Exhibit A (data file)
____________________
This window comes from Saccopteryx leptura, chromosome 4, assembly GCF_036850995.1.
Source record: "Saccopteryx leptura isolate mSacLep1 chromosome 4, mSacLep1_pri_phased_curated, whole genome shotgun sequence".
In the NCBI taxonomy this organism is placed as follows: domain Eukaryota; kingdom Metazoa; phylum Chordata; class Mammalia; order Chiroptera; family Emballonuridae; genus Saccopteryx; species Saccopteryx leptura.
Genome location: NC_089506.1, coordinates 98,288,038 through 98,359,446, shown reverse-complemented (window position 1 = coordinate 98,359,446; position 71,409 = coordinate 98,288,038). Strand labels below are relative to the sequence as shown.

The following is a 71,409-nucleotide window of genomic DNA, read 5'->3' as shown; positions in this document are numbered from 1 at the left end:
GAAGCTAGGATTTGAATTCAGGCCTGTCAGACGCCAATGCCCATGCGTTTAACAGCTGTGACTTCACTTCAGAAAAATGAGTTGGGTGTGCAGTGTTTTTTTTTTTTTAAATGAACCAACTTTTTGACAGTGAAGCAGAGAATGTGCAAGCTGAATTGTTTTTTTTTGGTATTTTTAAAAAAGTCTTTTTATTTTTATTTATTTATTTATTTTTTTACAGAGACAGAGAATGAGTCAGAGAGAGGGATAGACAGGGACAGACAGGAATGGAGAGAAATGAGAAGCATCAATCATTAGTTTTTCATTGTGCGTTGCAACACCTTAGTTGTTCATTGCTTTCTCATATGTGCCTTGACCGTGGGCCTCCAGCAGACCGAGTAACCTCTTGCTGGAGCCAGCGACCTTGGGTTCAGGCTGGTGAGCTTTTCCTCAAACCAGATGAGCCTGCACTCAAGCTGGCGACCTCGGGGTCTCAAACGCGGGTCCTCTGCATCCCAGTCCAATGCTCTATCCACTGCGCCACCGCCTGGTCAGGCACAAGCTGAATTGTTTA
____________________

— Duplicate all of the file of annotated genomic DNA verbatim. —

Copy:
This window comes from Saccopteryx leptura, chromosome 4, assembly GCF_036850995.1.
Source record: "Saccopteryx leptura isolate mSacLep1 chromosome 4, mSacLep1_pri_phased_curated, whole genome shotgun sequence".
In the NCBI taxonomy this organism is placed as follows: domain Eukaryota; kingdom Metazoa; phylum Chordata; class Mammalia; order Chiroptera; family Emballonuridae; genus Saccopteryx; species Saccopteryx leptura.
Genome location: NC_089506.1, coordinates 98,288,038 through 98,359,446, shown reverse-complemented (window position 1 = coordinate 98,359,446; position 71,409 = coordinate 98,288,038). Strand labels below are relative to the sequence as shown.

The following is a 71,409-nucleotide window of genomic DNA, read 5'->3' as shown; positions in this document are numbered from 1 at the left end:
GAAGCTAGGATTTGAATTCAGGCCTGTCAGACGCCAATGCCCATGCGTTTAACAGCTGTGACTTCACTTCAGAAAAATGAGTTGGGTGTGCAGTGTTTTTTTTTTTTTAAATGAACCAACTTTTTGACAGTGAAGCAGAGAATGTGCAAGCTGAATTGTTTTTTTTTGGTATTTTTAAAAAAGTCTTTTTATTTTTATTTATTTATTTATTTTTTTACAGAGACAGAGAATGAGTCAGAGAGAGGGATAGACAGGGACAGACAGGAATGGAGAGAAATGAGAAGCATCAATCATTAGTTTTTCATTGTGCGTTGCAACACCTTAGTTGTTCATTGCTTTCTCATATGTGCCTTGACCGTGGGCCTCCAGCAGACCGAGTAACCTCTTGCTGGAGCCAGCGACCTTGGGTTCAGGCTGGTGAGCTTTTCCTCAAACCAGATGAGCCTGCACTCAAGCTGGCGACCTCGGGGTCTCAAACGCGGGTCCTCTGCATCCCAGTCCAATGCTCTATCCACTGCGCCACCGCCTGGTCAGGCACAAGCTGAATTGTTTA